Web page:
The Grape Escape: Solo or combo
A good steak requires no sauce, as my father taught me well. On the other hand, eggs only get better with bacon alongside, and even a perfect pancake gains something from a dollop of real maple syrup.
Some good things are made to fly solo, it seems, while others work and play best in combinations that add up to more than the sum of their parts.
So it is, as you might have guessed, with the great grape varieties that go into our fine wines.
Many of us have grown accustomed to calling for single-varietal wines — a Napa cabernet sauvignon, for example, or the pinot noir that makes up 100 percent of red Burgundy.
The classic single varietals earned that status because, like a steak adorned with only salt and pepper, our taste buds tell us it works well that way.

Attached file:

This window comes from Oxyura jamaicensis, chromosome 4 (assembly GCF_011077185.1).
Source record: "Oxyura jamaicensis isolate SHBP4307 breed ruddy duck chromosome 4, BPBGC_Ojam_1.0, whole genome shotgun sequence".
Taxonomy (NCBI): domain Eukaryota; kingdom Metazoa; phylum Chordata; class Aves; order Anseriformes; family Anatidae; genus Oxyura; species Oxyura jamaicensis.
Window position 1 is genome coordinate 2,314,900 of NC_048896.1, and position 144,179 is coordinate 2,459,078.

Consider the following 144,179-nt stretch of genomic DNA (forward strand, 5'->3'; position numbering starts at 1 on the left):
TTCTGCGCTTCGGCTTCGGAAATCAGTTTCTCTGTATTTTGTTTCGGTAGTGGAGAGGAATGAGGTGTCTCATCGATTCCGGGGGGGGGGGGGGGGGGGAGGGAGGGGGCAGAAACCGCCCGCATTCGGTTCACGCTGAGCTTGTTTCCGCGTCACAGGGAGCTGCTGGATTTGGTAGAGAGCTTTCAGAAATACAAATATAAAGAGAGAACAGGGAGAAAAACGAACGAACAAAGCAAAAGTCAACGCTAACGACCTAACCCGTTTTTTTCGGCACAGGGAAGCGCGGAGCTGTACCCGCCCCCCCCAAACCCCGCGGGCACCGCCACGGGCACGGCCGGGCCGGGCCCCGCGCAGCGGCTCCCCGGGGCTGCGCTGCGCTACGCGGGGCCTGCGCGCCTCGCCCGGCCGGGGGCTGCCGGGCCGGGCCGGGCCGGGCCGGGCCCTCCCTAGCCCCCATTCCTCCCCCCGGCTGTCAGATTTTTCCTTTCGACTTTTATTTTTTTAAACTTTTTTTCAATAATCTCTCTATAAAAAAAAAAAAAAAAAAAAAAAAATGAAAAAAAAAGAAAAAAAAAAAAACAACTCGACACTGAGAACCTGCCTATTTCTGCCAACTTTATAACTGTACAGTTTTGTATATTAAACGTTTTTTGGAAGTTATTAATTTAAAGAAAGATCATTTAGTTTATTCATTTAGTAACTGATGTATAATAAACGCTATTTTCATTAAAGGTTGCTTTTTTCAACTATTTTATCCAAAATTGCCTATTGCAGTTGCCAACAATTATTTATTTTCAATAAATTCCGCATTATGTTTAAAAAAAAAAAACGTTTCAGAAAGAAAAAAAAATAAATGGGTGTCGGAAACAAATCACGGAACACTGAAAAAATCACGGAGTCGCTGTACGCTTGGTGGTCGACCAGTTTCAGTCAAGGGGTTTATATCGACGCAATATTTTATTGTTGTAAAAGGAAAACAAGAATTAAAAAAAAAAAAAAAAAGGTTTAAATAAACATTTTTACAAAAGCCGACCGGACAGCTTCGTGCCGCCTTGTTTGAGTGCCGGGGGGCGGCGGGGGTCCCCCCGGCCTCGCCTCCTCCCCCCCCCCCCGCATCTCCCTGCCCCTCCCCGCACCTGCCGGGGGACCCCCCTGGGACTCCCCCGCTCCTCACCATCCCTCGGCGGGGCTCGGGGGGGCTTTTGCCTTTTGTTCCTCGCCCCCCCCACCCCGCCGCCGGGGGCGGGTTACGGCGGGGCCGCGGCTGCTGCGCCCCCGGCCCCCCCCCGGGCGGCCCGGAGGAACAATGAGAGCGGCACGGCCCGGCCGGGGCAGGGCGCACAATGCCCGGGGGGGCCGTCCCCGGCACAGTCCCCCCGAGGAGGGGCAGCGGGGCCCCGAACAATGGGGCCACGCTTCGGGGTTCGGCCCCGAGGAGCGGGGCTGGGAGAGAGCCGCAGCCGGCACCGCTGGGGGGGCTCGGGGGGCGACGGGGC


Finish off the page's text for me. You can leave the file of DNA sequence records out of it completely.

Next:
But plenty of great wines are made from a blend of grape varieties, and blending makes sense when each participant in the dance contributes a different but compatible element.
Bordeaux, for instance, comprises a winemaker’s-choice recipe involving variable amounts of cabernet sauvignon, merlot, cabernet franc and more, while chianti consists mainly of sangiovese grapes but can blend in a handful more.
Here’s a tasty blend of two white grapes — marsanne and roussanne — traditionally grown in the south of France. I picked it up at The Wine Rack (2632 Frankfort Ave., 721-9148, www.wineshoplouisville.com).
Mas Carlot 2008 Vin de Pays d’Oc ($9.99)
Clear gold, a pale but bright hue. Interesting aromas, a complex blend of fresh figs and dates, with a hint of honey. Bone-dry and crisply acidic on the palate, mouth-watering fruit flavors that follow the nose. A good buy and an easy pairing with poultry or pork.